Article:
Green Day
Shenanigans


3.5
great

Review

by ZackSh33 USER (55 Reviews)
July 29th, 2014 | 15 replies


Release Date: 2002 | Tracklist

Review Summary: Antics, capers, and misbehavior.

Physical CD singles, along with VHS tapes, land lines, and dialup internet can now officially be considered relics of our past. VHS tapes were killed by the DVD, land lines were killed by cell phones, and, unfortunately, you may go the rest of your life without hearing the screech of your computer connecting to the internet via America Online like you did back in 1998. Likewise, the CD single was quickly killed by digital downloads, combined with an incentive by major labels to hold back excess material for exclusive releases, a future studio album or a soundtrack contribution. But, as recently as a decade ago, CD singles were substantial contributors to chart success. Before the advent of digital downloading, fans would flock to their local CD shops and records stores to buy a band’s CD single, which besides containing the band’s latest radio hit, would contain at least one B-side that could not be acquired anywhere else. Various bands with an excess amount of material would place extra tracks on a succession of CD singles to help promote chart and radio success. British bands often took advantage of the two-sided single the most in the eighties and nineties, including groups like Oasis and the Smiths, (both of whom had B-sides that were often as good, if not better than their respective A-sides as shown on their respective compilations The Masterplan and Louder Than Bombs). Seeing green, American labels and bands quickly followed suit by releasing CD singles with exclusive B-sides in order to try and tap the growing worldwide market for their music.

Enter Shenanigans, a compilation of B-sides from Green Day that hit shelves at the end of the CD-single era in 2002. Shenanigans quickly became one of the last examples of a B-side compilation album from a mainstream artist, and is the sister release of 2001’s International Superhits!, the wildly great collection of all of the band’s singles from 1994’s Dookie to 2000’s Warning. However, its release, along with Superhits!, provided further proof to fans that the band was experiencing some internal turmoil that was preventing the creation of a new studio release. Despite the songs on Shenanigans being recorded over the course of six years, the album, like Superhits!, flows surprisingly well, a testament to the consistency of the band’s recordings during their first major label years. Shenanigans offers a little bit of everything to a devoted fan: the blunt but nevertheless great Mike Dirnt penned lyrics of the previously unreleased “Ha Ha You’re Dead,” and the above average B-sides that were recorded during the creation of 1997’s Nimrod, including the driving opener “Suffocate,” the start-stop antics that run throughout “Desensitized,” the chiming guitars of “Rotting,” and the slow, over-driving guitar line of “You Lied.” Also included in this collection are a couple of covers that range from mandatory listening (The Ramones’ “Outsider”) to questionable (Fang’s “I Want to Be on TV,” the Kinks “Tired of Waiting For You”), as well as the instrumental “Espionage” from the band’s contribution to the first Austin Powers movie, and the bluesy highlight “On the Wagon,” which dates from the band’s Dookie recording sessions.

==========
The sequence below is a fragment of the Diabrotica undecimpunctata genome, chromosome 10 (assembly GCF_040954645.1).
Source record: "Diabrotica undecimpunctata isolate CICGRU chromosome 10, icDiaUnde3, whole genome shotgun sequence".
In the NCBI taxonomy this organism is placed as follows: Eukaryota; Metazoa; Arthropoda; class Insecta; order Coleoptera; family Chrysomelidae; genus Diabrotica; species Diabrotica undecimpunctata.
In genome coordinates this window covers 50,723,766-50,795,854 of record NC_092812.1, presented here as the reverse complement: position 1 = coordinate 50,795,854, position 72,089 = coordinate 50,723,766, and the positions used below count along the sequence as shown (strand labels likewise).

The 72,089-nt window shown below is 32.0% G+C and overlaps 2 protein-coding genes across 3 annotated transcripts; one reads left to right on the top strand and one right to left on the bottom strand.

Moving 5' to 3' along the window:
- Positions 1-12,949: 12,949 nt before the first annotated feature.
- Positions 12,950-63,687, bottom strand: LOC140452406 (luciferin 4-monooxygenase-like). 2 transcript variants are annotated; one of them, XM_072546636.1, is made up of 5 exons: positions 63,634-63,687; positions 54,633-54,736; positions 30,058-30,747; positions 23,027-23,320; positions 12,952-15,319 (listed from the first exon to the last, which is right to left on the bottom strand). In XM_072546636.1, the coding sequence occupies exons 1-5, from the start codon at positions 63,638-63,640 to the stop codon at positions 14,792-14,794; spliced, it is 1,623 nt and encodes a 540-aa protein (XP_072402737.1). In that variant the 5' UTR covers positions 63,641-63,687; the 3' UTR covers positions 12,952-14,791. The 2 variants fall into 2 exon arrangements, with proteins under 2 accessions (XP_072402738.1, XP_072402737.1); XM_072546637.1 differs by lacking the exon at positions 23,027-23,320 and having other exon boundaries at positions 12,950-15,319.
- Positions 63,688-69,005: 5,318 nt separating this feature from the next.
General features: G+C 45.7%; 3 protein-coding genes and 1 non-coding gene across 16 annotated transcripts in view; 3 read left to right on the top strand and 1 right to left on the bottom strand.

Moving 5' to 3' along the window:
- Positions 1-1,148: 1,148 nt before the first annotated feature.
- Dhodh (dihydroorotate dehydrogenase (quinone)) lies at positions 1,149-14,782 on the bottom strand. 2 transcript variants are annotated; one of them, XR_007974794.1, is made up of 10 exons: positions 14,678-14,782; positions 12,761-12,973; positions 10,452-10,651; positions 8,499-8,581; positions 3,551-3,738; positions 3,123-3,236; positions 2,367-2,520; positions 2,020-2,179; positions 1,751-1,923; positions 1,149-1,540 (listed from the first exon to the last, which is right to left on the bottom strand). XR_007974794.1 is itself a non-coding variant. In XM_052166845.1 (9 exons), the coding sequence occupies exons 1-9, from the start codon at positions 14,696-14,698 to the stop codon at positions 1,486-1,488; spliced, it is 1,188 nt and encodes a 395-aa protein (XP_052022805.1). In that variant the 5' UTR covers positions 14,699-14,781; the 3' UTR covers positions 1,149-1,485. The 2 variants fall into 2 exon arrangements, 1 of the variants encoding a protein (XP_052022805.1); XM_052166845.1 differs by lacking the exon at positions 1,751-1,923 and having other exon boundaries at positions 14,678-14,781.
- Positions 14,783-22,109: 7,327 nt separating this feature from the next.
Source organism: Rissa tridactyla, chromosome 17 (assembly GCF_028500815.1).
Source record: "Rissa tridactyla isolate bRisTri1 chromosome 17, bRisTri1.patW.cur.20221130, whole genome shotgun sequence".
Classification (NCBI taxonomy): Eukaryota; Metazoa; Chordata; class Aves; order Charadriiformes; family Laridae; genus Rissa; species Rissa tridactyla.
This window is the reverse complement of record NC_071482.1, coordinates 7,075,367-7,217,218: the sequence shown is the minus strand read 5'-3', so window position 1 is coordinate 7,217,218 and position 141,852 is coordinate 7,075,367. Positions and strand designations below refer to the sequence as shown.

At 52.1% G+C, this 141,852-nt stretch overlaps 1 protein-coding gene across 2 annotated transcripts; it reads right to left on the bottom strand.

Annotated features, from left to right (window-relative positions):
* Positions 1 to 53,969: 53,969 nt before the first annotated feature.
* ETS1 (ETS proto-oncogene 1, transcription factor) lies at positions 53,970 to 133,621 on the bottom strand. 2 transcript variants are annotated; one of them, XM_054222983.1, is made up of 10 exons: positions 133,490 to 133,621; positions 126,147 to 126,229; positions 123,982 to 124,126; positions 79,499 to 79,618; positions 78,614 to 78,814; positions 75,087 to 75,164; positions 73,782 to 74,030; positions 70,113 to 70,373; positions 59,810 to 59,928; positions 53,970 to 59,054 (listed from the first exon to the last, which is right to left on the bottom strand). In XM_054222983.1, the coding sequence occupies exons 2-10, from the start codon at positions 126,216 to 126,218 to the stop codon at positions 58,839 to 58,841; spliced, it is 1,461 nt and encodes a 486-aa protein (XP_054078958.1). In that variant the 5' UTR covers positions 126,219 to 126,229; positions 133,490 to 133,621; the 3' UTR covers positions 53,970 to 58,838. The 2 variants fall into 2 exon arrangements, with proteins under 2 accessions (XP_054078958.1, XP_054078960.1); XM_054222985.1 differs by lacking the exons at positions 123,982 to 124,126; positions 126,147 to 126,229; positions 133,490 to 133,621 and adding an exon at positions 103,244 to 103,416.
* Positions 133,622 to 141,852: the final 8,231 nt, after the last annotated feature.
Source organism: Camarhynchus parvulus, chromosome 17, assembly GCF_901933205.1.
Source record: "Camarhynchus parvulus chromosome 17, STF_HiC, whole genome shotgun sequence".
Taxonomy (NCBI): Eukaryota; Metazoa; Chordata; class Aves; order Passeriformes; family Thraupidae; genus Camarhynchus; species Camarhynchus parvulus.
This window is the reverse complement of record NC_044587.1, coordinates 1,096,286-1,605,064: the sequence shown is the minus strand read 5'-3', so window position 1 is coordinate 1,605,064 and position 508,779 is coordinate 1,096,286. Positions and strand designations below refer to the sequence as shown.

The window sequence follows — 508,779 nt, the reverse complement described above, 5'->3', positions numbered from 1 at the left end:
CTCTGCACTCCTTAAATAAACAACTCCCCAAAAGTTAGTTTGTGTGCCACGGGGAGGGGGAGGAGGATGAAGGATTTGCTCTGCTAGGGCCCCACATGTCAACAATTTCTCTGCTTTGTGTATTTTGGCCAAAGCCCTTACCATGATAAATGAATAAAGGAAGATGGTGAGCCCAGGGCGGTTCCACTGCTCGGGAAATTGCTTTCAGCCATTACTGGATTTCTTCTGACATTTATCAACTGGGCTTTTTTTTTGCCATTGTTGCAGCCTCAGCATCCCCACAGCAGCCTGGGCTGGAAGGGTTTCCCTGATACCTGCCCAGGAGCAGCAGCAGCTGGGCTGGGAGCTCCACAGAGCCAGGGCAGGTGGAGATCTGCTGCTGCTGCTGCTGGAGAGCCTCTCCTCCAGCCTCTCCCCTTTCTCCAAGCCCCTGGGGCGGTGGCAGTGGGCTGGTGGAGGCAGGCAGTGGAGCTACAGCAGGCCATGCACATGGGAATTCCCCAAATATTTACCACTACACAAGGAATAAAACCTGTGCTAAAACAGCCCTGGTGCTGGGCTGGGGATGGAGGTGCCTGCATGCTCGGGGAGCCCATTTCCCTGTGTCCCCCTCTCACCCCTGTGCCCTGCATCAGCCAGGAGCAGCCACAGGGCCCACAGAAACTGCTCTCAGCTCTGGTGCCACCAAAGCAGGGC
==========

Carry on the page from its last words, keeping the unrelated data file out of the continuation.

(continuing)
Despite its short running time of just over 30 minutes, most of the fourteen tracks that are featured on Shenanigans are relatively worthwhile listens to most casual fans of the band. The album presents careful listeners with a variety of songs that give greater context to the subtle changes in the band’s sound that occurred during their heyday in the nineties. Of course, despite grim circumstances (and supposedly stolen master tapes), the band persevered onwards and experienced a massive resurgence in popularity only two years later with the “rock-opera” American Idiot, leaving Shenanigans placed firmly in the band’s rear-view mirror to most fans, both old and new. Even with some quality tracks, Shenanigans remains an oft forgotten compilation of Green Day’s deepest cuts, having the dubious honor of not only being the band’s least talked about release and marking a low point in the band’s popularity, but also for being one of the final, dust-filled gasps of the CD-single era.